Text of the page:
Sunday, June 04, 2023

My French Guiana adventure: Day 4

Today, I visit a spaceport! But first, breakfast. It seems like no brick and mortar eatery in French Guiana opens before 10:30. My tour is 40 minutes away from my hotel and it starts at 7am. Where am I going to eat?

Fortunately, I see a few blue collar guys hanging around this red Peugeot van in Kourou, so I make a u-turn and order a sandwich.

My 5 euro sandwich comes with beef, egg, and cheese. It's super filling and I cannot finish it before the tour, it's so big.

I had assumed the three-hour all-French tour was going to have us walk around a museum and peek into the command center. I had no idea we were going to be on a bus driving all over the spaceport! Our driver is Polynesian and our tour guide is super accommodating. Even though I am the only non-French speaker, she would come up to me after each stop and explain everything in English.

The facility is expansive. Because of French Guiana's proximity to the equator, it takes 25% less fuel to launch a rocket into space. The main rockets in use are Ariane 5 (soon to be 6) and Vega. Soyuz is no longer used since the Ukraine invasion. France and Russia have a long space friendship. The first French astronaut was sent up in a Soviet rocket in the 1980s. 

Security is tight. Army, navy, air force, police, Foreign Legion. They all protect the spaceport. 

The first stop is at an Ariane rocket launchpad. And our bus drives through it! There are two sets of parallel railroad tracks that are used to slowly transport the rocket from the hangar to the pad.

The rocket flames go down a hole, through that yellow tube, and away from the launchpad. That's a water tower next to the tube.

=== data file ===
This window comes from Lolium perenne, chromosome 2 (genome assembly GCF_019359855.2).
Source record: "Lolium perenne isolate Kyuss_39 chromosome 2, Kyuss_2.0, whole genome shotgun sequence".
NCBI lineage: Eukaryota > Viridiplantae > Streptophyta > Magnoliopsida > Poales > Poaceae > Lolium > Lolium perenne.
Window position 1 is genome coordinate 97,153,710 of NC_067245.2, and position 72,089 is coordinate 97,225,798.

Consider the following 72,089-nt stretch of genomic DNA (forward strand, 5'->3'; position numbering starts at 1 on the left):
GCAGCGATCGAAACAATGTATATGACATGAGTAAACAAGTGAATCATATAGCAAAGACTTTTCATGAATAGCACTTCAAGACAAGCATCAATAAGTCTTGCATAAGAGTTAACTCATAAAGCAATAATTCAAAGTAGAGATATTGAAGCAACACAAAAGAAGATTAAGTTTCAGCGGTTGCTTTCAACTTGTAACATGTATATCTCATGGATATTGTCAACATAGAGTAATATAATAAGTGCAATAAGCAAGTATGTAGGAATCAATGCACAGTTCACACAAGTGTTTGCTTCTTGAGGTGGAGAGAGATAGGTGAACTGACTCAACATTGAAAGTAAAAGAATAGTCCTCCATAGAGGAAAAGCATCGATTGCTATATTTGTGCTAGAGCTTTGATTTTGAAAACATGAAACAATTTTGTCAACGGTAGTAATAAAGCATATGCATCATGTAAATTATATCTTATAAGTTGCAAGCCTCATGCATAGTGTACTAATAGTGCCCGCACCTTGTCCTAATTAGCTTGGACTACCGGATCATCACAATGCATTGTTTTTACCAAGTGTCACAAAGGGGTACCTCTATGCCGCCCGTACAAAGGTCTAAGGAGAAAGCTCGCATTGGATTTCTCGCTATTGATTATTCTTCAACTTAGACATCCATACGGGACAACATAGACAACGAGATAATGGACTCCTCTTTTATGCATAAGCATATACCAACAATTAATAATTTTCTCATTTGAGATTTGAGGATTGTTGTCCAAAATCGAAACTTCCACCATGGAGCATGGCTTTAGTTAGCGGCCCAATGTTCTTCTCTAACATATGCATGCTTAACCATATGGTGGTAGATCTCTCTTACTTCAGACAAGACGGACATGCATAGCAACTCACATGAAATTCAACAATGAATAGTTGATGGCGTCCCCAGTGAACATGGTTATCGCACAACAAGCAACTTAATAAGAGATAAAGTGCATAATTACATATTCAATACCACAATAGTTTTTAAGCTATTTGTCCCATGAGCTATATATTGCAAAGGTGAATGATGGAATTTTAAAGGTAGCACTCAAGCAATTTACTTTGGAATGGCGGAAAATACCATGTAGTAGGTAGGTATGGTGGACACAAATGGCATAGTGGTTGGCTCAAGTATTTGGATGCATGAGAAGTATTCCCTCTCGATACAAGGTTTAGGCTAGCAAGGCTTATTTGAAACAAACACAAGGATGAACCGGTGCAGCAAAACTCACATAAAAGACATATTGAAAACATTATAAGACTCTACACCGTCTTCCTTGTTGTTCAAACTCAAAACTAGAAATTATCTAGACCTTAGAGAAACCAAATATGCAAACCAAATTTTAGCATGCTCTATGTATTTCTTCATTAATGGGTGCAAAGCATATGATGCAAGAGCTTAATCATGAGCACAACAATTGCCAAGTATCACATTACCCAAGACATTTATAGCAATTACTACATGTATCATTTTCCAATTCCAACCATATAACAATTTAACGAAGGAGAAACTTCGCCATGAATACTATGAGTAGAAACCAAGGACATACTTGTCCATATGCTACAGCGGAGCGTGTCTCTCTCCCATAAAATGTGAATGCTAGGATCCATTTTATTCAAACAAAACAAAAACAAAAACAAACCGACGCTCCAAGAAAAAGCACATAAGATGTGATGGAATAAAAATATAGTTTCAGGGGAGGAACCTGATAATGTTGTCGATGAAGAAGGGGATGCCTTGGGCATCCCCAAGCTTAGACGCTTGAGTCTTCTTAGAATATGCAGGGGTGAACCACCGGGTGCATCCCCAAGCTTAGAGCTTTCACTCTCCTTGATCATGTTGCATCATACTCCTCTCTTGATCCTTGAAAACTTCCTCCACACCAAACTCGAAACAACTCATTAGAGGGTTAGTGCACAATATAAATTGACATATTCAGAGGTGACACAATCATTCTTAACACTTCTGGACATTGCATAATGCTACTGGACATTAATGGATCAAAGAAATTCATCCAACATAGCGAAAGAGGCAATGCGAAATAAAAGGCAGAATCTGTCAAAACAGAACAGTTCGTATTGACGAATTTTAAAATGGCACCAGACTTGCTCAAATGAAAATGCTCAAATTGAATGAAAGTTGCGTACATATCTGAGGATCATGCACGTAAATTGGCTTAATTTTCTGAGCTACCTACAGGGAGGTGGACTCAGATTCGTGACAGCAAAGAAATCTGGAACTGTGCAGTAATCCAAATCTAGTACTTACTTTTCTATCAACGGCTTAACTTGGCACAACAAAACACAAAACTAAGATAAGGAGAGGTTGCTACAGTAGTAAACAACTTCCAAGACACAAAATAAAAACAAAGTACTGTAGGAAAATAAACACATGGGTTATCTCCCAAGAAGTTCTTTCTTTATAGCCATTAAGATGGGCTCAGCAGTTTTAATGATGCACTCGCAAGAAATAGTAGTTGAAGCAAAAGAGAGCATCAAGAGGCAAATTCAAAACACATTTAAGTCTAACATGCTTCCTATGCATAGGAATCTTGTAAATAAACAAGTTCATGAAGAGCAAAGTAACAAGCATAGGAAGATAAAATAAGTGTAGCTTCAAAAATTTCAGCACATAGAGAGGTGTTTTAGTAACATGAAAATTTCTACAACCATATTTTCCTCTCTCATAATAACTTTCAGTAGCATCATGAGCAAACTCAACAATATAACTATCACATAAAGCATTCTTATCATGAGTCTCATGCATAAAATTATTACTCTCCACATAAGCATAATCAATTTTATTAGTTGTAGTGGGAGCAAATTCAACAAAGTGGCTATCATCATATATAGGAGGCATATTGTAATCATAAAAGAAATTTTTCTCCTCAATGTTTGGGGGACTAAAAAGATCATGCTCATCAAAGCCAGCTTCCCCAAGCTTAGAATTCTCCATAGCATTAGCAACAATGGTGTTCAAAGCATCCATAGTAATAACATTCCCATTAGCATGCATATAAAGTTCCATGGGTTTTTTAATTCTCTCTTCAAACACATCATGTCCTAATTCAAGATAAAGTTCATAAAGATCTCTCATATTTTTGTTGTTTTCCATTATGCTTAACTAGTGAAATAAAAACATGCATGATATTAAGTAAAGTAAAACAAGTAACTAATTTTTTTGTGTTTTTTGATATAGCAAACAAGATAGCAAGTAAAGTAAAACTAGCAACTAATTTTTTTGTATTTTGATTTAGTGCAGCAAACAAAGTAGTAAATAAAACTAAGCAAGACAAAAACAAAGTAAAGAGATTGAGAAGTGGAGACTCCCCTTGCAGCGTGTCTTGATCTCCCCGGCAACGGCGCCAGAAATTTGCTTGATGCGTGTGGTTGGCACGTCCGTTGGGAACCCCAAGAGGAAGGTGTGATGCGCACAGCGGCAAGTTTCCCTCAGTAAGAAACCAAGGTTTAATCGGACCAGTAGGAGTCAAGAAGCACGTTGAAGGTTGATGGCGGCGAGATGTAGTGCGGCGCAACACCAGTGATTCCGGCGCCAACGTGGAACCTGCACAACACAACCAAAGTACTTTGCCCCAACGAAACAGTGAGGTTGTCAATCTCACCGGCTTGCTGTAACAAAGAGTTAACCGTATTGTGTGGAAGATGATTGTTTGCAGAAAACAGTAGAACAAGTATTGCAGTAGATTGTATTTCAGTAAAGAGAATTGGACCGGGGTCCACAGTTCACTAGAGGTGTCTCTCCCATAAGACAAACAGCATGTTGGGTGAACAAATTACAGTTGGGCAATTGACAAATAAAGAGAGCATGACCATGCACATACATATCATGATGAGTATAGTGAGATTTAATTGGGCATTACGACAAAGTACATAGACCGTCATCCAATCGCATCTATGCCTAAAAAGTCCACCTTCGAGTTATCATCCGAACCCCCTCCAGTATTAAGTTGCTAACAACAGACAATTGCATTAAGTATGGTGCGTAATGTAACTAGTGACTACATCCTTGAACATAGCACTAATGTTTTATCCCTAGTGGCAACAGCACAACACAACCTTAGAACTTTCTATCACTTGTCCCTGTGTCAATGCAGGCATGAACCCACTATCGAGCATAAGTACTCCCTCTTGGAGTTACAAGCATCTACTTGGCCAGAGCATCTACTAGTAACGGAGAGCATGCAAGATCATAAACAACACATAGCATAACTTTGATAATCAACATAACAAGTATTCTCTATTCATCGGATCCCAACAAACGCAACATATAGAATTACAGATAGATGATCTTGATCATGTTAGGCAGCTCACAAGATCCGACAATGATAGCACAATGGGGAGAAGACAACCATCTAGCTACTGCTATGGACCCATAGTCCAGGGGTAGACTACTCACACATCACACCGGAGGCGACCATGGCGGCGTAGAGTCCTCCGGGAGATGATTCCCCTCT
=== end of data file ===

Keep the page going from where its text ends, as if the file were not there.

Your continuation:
The rain stops briefly and we get out of the bus. This is a shot of the launchpad we just drove through.

The food at the spaceport is catered by Sodexo.

We then climb an elevated bunker where people can observe Vega launches.

The gray building in the background is the Soyuz launchpad. Supposedly, it looks totally different from the Ariane and Vegas launchpads because of the Soviets' different philosophy. We can't get closer because it has been completely shut down.

A sloth!

Here is the control room. VIPs and guests sit in comfortable lecture hall-style seats behind the windows.

There is a Lego model of the control room and lecture hall.

The four top VIPs, including a representative from France, sit here. She is the one who counts down from ten before blastoff. That orange phone is for emergencies, such as when an errant rocket needs to be destroyed.

I return to Cayenne, stock up on provisions for my upcoming road trips, and have dinner at a Creole-Haitian-Vietnamese place. It's just me and a table of 20 hot cops. I order a punch, thinking it's like sangria. It's actually a local specialty that you make yourself at your table. It's just rum, cane sugar syrup, and lime.

For my entree, I order stew. They have chicken, beef, fish, and pakira. Not knowing what pakira is, I order it. It's skunk pig.

Tomorrow, I drive 300 kilometers to the Suriname border.


ichiballs said...

How was the skunk pig?

Maxichamp said...

@ichiballs: Didn't really have a flavor. It was not very tender.